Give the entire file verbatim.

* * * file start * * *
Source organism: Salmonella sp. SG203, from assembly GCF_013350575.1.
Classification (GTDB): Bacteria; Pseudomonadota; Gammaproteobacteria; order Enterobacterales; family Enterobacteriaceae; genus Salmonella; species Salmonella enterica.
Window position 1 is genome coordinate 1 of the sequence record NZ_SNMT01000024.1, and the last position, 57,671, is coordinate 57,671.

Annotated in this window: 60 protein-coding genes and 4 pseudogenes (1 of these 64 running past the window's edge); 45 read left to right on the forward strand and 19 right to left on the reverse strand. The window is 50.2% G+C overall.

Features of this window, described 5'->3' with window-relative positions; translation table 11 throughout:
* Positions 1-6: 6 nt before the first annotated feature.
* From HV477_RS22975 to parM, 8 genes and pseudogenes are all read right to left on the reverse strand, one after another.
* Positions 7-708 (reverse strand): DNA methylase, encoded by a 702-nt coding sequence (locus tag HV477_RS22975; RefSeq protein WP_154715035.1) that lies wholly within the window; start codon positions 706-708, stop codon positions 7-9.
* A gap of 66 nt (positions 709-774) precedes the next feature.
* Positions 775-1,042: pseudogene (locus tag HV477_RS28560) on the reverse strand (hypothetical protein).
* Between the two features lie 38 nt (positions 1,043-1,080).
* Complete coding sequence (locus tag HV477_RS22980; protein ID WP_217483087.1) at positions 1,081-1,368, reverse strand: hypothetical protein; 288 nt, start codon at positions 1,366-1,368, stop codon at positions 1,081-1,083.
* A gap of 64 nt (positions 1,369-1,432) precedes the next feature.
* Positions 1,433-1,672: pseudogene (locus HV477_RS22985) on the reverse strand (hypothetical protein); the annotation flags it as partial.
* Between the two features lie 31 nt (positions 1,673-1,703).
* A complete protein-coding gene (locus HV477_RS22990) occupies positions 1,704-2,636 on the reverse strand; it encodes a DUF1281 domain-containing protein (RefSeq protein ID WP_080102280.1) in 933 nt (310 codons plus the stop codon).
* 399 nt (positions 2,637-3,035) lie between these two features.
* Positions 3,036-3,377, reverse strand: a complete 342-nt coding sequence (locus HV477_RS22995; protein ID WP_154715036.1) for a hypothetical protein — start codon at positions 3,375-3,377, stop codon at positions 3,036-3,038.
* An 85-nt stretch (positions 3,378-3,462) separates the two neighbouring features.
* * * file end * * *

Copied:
Source organism: Salmonella sp. SG203, from assembly GCF_013350575.1.
Classification (GTDB): Bacteria; Pseudomonadota; Gammaproteobacteria; order Enterobacterales; family Enterobacteriaceae; genus Salmonella; species Salmonella enterica.
Window position 1 is genome coordinate 1 of the sequence record NZ_SNMT01000024.1, and the last position, 57,671, is coordinate 57,671.

Annotated in this window: 60 protein-coding genes and 4 pseudogenes (1 of these 64 running past the window's edge); 45 read left to right on the forward strand and 19 right to left on the reverse strand. The window is 50.2% G+C overall.

Features of this window, described 5'->3' with window-relative positions; translation table 11 throughout:
* Positions 1-6: 6 nt before the first annotated feature.
* From HV477_RS22975 to parM, 8 genes and pseudogenes are all read right to left on the reverse strand, one after another.
* Positions 7-708 (reverse strand): DNA methylase, encoded by a 702-nt coding sequence (locus tag HV477_RS22975; RefSeq protein WP_154715035.1) that lies wholly within the window; start codon positions 706-708, stop codon positions 7-9.
* A gap of 66 nt (positions 709-774) precedes the next feature.
* Positions 775-1,042: pseudogene (locus tag HV477_RS28560) on the reverse strand (hypothetical protein).
* Between the two features lie 38 nt (positions 1,043-1,080).
* Complete coding sequence (locus tag HV477_RS22980; protein ID WP_217483087.1) at positions 1,081-1,368, reverse strand: hypothetical protein; 288 nt, start codon at positions 1,366-1,368, stop codon at positions 1,081-1,083.
* A gap of 64 nt (positions 1,369-1,432) precedes the next feature.
* Positions 1,433-1,672: pseudogene (locus HV477_RS22985) on the reverse strand (hypothetical protein); the annotation flags it as partial.
* Between the two features lie 31 nt (positions 1,673-1,703).
* A complete protein-coding gene (locus HV477_RS22990) occupies positions 1,704-2,636 on the reverse strand; it encodes a DUF1281 domain-containing protein (RefSeq protein ID WP_080102280.1) in 933 nt (310 codons plus the stop codon).
* 399 nt (positions 2,637-3,035) lie between these two features.
* Positions 3,036-3,377, reverse strand: a complete 342-nt coding sequence (locus HV477_RS22995; protein ID WP_154715036.1) for a hypothetical protein — start codon at positions 3,375-3,377, stop codon at positions 3,036-3,038.
* An 85-nt stretch (positions 3,378-3,462) separates the two neighbouring features.